Recessions are always a surprise, by definition. If the boffins could predict recessions then they would avoid them like they avoid car accidents.
Yesterday’s slump in the Westpac-Melbourne Institute Consumer Sentiment index to levels only seen during recession was that sort of surprise. Consumer confidence has collapsed in the past few months and is now 30% below a year ago.
Lending has also collapsed, for both housing and businesses. The only type of lending that has increased is for car loans, just as the price of driving the things goes through the sunroof. Not good.
Some parts of Australia are now heading for recession but others continue to boom; never before has there been such a difference between the economic stories in different parts of Australia. This gap is only likely to widen.
The economic challenge for the Rudd Government and the bureaucrats around it is no longer a national one, about making decisions that affect the whole country based on national statistics.
The national economic challenge is rapidly turning to one of redistribution – not the balancing of aggregate Australian employment and prices based on national ABS statistics.
The suburbs of Sydney and Melbourne are likely to experience enormous distress in 2009, as they watch Perth and Brisbane continue to boom because of iron ore and energy sales to China.
Yes, they will migrate to those places looking for work in increasing numbers, but that won’t be enough. The authorities need to focus on this challenge now.
There has been plenty of half-academic talk over the past decade about Australia’s two-speed economy, but the issue has never been truly urgent because the parts of the country in low gear were still going along OK – or at least seemed to be.
And as recently as a few weeks ago, policymakers and economists relaxed when the March quarter national accounts showed that national GDP grew by 0.6% in the quarter.
Predictions were even issued of further rate increases this year, and the futures market began pricing in the prospect of two further rate hikes.
This has now been exposed as a mirage. Eighty per cent of that March quarter GDP number (0.5 percentage points) was “statistical discrepancy”, which simply is the statistical difference between expenditure based and income GDP. That is, the numbers don’t line up; GDP is based on a discrepancy, not actual production.
It will almost certainly be revised down, probably to nearly zero. Yesterday’s consumer confidence release is telling us that the June quarter GDP might well be zero.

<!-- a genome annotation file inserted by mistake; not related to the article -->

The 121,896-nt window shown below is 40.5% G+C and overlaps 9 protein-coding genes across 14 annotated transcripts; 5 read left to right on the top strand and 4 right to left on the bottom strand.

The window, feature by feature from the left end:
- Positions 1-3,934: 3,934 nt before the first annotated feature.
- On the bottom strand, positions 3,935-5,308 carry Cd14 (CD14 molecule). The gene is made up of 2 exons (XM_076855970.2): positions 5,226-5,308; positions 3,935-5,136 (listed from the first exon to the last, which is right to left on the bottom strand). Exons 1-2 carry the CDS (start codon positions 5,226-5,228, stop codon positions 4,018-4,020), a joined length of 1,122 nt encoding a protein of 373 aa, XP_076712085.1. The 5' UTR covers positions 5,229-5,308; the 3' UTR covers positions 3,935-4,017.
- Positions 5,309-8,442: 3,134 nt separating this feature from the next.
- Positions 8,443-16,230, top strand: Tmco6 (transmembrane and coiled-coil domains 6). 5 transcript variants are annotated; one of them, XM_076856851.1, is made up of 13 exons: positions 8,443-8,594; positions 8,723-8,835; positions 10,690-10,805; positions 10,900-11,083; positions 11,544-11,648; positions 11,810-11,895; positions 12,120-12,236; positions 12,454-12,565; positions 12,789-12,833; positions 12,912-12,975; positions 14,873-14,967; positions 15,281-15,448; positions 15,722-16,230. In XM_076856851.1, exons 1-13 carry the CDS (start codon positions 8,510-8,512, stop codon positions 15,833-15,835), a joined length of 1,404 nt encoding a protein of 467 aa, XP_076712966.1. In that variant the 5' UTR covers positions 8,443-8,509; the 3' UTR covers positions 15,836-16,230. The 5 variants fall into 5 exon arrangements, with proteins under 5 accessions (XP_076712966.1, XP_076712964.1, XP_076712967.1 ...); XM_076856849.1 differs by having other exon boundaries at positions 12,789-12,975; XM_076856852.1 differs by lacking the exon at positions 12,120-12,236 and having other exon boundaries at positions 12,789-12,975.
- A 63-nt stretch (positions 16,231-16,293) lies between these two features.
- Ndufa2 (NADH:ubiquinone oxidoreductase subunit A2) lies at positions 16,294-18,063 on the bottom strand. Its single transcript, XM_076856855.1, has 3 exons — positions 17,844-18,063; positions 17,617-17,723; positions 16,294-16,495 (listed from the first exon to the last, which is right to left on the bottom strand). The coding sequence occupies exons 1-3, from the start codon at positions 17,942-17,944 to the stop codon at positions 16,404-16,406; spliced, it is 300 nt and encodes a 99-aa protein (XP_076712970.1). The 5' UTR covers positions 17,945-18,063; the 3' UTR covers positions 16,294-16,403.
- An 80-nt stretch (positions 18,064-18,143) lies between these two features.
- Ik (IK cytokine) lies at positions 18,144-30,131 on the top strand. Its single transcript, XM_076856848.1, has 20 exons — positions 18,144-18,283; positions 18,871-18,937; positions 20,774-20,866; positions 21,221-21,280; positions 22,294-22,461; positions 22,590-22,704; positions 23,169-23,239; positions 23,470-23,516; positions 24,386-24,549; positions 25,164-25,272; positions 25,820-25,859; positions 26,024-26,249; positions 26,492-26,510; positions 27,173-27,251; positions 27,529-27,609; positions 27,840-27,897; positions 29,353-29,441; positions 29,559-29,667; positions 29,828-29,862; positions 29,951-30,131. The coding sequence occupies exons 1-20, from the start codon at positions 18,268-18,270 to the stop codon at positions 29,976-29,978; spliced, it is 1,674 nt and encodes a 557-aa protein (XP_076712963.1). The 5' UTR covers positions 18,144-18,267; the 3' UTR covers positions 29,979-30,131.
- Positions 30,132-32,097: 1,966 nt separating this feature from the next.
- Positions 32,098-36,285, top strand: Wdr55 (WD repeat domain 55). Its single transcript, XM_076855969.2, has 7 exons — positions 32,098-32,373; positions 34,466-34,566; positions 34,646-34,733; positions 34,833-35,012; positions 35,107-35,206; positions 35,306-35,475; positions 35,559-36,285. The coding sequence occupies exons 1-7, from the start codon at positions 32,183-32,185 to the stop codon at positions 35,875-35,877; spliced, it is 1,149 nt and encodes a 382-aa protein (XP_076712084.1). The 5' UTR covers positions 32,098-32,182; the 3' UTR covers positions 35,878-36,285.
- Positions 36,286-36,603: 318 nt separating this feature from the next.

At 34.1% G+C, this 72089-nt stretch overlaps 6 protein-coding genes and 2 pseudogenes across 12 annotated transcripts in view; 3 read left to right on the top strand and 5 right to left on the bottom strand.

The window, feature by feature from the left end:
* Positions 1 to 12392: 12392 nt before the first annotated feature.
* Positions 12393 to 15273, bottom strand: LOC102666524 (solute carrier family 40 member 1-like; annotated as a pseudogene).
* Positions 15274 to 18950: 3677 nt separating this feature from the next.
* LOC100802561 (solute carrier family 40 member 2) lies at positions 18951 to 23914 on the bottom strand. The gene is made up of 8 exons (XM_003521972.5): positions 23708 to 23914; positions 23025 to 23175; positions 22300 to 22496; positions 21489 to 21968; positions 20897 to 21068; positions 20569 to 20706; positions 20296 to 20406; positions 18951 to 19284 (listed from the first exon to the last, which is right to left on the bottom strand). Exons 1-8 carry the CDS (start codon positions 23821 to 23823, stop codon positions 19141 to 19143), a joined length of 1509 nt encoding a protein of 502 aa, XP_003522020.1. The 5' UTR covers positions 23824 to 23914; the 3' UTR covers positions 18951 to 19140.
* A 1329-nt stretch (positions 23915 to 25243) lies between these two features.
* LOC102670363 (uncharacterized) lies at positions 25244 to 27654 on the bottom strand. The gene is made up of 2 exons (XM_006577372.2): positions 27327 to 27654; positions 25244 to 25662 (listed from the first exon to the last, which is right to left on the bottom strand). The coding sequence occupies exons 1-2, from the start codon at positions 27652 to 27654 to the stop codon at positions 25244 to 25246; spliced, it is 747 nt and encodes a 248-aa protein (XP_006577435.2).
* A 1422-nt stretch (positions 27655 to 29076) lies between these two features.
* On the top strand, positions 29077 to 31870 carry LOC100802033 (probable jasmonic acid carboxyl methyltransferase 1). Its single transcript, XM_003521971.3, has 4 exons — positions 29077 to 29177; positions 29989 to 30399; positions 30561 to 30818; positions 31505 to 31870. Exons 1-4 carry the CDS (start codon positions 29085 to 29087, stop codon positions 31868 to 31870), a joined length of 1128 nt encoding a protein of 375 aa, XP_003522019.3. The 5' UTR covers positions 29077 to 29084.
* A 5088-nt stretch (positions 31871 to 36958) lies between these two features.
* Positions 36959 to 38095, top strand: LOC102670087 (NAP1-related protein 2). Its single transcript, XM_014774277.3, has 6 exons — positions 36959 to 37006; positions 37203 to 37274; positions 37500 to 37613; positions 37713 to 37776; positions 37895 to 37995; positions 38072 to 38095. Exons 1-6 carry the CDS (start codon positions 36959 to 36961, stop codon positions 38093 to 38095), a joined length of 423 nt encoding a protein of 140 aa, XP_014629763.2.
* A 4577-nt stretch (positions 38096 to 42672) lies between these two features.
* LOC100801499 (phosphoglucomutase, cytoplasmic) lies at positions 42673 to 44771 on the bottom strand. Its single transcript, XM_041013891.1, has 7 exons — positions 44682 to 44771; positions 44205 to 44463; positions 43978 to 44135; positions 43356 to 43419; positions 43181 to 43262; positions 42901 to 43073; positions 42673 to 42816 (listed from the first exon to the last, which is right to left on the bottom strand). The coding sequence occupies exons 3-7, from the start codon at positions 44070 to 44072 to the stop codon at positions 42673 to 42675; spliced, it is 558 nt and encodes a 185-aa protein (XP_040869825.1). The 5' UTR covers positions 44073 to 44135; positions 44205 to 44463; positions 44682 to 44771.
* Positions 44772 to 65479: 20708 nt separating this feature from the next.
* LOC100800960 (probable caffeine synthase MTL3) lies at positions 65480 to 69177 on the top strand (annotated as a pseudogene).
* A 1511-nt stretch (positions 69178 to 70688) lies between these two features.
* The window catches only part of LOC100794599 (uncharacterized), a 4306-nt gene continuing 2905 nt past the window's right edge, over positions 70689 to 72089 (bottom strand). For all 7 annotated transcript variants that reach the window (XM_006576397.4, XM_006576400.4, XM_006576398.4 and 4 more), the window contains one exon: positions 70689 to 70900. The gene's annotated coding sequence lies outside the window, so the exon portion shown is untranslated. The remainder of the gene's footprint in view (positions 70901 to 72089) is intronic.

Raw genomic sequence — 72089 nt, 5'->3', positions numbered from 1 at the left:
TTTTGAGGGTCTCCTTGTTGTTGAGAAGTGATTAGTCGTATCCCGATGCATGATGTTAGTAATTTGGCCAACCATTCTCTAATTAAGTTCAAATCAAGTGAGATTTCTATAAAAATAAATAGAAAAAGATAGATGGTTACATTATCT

If national GDP growth is flat and the resource states are booming, then parts of the country are in recession.
It means east coast manufacturing and retail businesses are in serious trouble. The banking and finance sector is also likely to fall into recession as lending falls, although this will continue to be offset by the flows from statutory superannuation.
But it means that massive shifts in the underlying economic character of Australia that have been masked by the 15 year banking and finance boom in Sydney and Melbourne that has been based largely on debt, will now be exposed.
A fundamental decline in urban prosperity, especially on the south east coast, has been hidden by the growth in debt and the enforced saving of superannuation.
Rising home equity and a sharemarket boom that has increased superannuation balances has made people feel wealthy and they have happily financed high levels of expenditure with debt.
The housing and sharemarkets booms are now over, probably for quite a while. Incomes are being crimped by higher interest rates and food and petrol prices, and households are struggling with a big debt hangover.
As Stephen Koukoulas points out in this morning’s Business Spectator, household debt is now 165% of household income, compared to 50% before the 1990 recession.
The national debt to GDP ratio is 165%, double what it was in 1990 and compares with the level of 25% that pertained all the way through the 1950s and 1960s.
This borrowing has not only supported the boom in banking and finance profits, but also retail sales, manufacturing, transport and hospitality.
The effect of debt is to “pull forward” future expenditure. The result, inevitably, is less expenditure in future and heightened sensitivity to economic shocks.
The balancing of this sensitivity in some parts of the country with the resources boom in others presents Australia’s policymakers with the greatest challenge they have ever faced.
This story first appeared in The Eureka Report
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